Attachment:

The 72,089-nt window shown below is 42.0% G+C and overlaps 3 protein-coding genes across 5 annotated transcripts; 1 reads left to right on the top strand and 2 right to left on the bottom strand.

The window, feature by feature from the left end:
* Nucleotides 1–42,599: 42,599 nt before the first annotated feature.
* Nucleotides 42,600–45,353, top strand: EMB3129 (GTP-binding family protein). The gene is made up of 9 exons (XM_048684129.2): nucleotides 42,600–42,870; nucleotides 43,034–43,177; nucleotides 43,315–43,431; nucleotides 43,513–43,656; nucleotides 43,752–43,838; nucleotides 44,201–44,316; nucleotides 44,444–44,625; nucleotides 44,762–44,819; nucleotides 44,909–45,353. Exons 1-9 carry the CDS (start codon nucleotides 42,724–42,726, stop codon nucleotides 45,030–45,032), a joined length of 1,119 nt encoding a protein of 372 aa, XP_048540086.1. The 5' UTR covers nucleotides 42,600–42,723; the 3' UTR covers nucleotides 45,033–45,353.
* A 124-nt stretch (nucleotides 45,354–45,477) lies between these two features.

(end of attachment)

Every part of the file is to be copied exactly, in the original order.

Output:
The 72,089-nt window shown below is 42.0% G+C and overlaps 3 protein-coding genes across 5 annotated transcripts; 1 reads left to right on the top strand and 2 right to left on the bottom strand.

The window, feature by feature from the left end:
* Nucleotides 1–42,599: 42,599 nt before the first annotated feature.
* Nucleotides 42,600–45,353, top strand: EMB3129 (GTP-binding family protein). The gene is made up of 9 exons (XM_048684129.2): nucleotides 42,600–42,870; nucleotides 43,034–43,177; nucleotides 43,315–43,431; nucleotides 43,513–43,656; nucleotides 43,752–43,838; nucleotides 44,201–44,316; nucleotides 44,444–44,625; nucleotides 44,762–44,819; nucleotides 44,909–45,353. Exons 1-9 carry the CDS (start codon nucleotides 42,724–42,726, stop codon nucleotides 45,030–45,032), a joined length of 1,119 nt encoding a protein of 372 aa, XP_048540086.1. The 5' UTR covers nucleotides 42,600–42,723; the 3' UTR covers nucleotides 45,033–45,353.
* A 124-nt stretch (nucleotides 45,354–45,477) lies between these two features.